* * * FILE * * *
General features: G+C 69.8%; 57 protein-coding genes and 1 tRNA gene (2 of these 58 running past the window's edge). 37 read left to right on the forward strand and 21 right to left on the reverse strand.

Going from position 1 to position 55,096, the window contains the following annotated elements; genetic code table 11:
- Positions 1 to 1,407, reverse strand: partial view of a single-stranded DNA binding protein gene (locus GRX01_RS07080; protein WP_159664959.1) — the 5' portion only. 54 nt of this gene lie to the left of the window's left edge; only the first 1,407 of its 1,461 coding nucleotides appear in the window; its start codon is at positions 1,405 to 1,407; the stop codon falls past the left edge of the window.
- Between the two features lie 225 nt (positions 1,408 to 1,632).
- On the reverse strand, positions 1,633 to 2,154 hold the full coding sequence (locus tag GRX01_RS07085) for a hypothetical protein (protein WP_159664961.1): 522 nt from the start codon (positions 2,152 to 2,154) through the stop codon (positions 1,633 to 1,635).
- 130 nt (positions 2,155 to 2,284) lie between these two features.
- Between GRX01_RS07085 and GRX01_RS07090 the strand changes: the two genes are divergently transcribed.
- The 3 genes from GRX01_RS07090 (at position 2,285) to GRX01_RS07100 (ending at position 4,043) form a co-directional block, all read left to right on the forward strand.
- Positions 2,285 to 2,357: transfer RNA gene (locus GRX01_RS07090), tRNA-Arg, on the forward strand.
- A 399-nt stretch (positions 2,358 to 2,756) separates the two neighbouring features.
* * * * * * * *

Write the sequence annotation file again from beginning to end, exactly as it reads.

General features: G+C 69.8%; 57 protein-coding genes and 1 tRNA gene (2 of these 58 running past the window's edge). 37 read left to right on the forward strand and 21 right to left on the reverse strand.

Going from position 1 to position 55,096, the window contains the following annotated elements; genetic code table 11:
- Positions 1 to 1,407, reverse strand: partial view of a single-stranded DNA binding protein gene (locus GRX01_RS07080; protein WP_159664959.1) — the 5' portion only. 54 nt of this gene lie to the left of the window's left edge; only the first 1,407 of its 1,461 coding nucleotides appear in the window; its start codon is at positions 1,405 to 1,407; the stop codon falls past the left edge of the window.
- Between the two features lie 225 nt (positions 1,408 to 1,632).
- On the reverse strand, positions 1,633 to 2,154 hold the full coding sequence (locus tag GRX01_RS07085) for a hypothetical protein (protein WP_159664961.1): 522 nt from the start codon (positions 2,152 to 2,154) through the stop codon (positions 1,633 to 1,635).
- 130 nt (positions 2,155 to 2,284) lie between these two features.
- Between GRX01_RS07085 and GRX01_RS07090 the strand changes: the two genes are divergently transcribed.
- The 3 genes from GRX01_RS07090 (at position 2,285) to GRX01_RS07100 (ending at position 4,043) form a co-directional block, all read left to right on the forward strand.
- Positions 2,285 to 2,357: transfer RNA gene (locus GRX01_RS07090), tRNA-Arg, on the forward strand.
- A 399-nt stretch (positions 2,358 to 2,756) separates the two neighbouring features.